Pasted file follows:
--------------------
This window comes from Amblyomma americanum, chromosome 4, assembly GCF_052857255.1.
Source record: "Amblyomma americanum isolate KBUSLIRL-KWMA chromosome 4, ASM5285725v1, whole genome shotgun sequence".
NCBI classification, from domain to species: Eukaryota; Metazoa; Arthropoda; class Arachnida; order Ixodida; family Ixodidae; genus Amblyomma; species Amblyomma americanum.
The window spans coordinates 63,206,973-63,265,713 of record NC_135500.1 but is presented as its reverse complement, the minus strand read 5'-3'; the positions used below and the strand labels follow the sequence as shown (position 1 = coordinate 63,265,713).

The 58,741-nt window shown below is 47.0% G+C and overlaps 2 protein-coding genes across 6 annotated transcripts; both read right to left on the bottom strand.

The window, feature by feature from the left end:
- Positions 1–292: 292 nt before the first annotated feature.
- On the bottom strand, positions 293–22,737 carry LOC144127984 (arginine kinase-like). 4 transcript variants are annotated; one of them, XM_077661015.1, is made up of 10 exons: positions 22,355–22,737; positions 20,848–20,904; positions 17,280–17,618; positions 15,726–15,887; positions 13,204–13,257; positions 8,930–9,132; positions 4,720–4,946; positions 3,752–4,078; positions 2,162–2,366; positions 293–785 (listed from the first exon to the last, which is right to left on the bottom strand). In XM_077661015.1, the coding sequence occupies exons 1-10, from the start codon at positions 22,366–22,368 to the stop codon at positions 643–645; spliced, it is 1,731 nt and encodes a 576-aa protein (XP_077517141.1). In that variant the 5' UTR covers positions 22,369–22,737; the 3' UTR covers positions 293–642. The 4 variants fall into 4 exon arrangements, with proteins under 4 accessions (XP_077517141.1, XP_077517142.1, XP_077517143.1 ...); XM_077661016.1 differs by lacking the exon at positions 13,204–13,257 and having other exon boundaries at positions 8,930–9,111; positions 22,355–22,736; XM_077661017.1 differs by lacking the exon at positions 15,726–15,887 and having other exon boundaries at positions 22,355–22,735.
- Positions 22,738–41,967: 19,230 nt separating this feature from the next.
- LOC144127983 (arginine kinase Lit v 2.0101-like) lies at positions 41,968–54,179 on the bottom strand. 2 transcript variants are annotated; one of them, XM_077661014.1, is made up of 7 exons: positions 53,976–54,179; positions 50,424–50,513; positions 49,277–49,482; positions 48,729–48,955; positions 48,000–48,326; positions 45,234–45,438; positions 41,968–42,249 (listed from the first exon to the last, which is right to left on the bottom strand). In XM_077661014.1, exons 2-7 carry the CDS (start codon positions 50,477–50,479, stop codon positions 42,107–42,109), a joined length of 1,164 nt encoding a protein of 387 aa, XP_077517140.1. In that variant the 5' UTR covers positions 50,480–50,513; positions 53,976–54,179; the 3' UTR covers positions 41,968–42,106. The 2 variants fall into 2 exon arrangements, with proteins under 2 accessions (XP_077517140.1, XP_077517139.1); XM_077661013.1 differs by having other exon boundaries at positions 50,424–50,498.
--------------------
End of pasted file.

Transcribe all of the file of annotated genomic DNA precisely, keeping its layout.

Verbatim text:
This window comes from Amblyomma americanum, chromosome 4, assembly GCF_052857255.1.
Source record: "Amblyomma americanum isolate KBUSLIRL-KWMA chromosome 4, ASM5285725v1, whole genome shotgun sequence".
NCBI classification, from domain to species: Eukaryota; Metazoa; Arthropoda; class Arachnida; order Ixodida; family Ixodidae; genus Amblyomma; species Amblyomma americanum.
The window spans coordinates 63,206,973-63,265,713 of record NC_135500.1 but is presented as its reverse complement, the minus strand read 5'-3'; the positions used below and the strand labels follow the sequence as shown (position 1 = coordinate 63,265,713).

The 58,741-nt window shown below is 47.0% G+C and overlaps 2 protein-coding genes across 6 annotated transcripts; both read right to left on the bottom strand.

The window, feature by feature from the left end:
- Positions 1–292: 292 nt before the first annotated feature.
- On the bottom strand, positions 293–22,737 carry LOC144127984 (arginine kinase-like). 4 transcript variants are annotated; one of them, XM_077661015.1, is made up of 10 exons: positions 22,355–22,737; positions 20,848–20,904; positions 17,280–17,618; positions 15,726–15,887; positions 13,204–13,257; positions 8,930–9,132; positions 4,720–4,946; positions 3,752–4,078; positions 2,162–2,366; positions 293–785 (listed from the first exon to the last, which is right to left on the bottom strand). In XM_077661015.1, the coding sequence occupies exons 1-10, from the start codon at positions 22,366–22,368 to the stop codon at positions 643–645; spliced, it is 1,731 nt and encodes a 576-aa protein (XP_077517141.1). In that variant the 5' UTR covers positions 22,369–22,737; the 3' UTR covers positions 293–642. The 4 variants fall into 4 exon arrangements, with proteins under 4 accessions (XP_077517141.1, XP_077517142.1, XP_077517143.1 ...); XM_077661016.1 differs by lacking the exon at positions 13,204–13,257 and having other exon boundaries at positions 8,930–9,111; positions 22,355–22,736; XM_077661017.1 differs by lacking the exon at positions 15,726–15,887 and having other exon boundaries at positions 22,355–22,735.
- Positions 22,738–41,967: 19,230 nt separating this feature from the next.
- LOC144127983 (arginine kinase Lit v 2.0101-like) lies at positions 41,968–54,179 on the bottom strand. 2 transcript variants are annotated; one of them, XM_077661014.1, is made up of 7 exons: positions 53,976–54,179; positions 50,424–50,513; positions 49,277–49,482; positions 48,729–48,955; positions 48,000–48,326; positions 45,234–45,438; positions 41,968–42,249 (listed from the first exon to the last, which is right to left on the bottom strand). In XM_077661014.1, exons 2-7 carry the CDS (start codon positions 50,477–50,479, stop codon positions 42,107–42,109), a joined length of 1,164 nt encoding a protein of 387 aa, XP_077517140.1. In that variant the 5' UTR covers positions 50,480–50,513; positions 53,976–54,179; the 3' UTR covers positions 41,968–42,106. The 2 variants fall into 2 exon arrangements, with proteins under 2 accessions (XP_077517140.1, XP_077517139.1); XM_077661013.1 differs by having other exon boundaries at positions 50,424–50,498.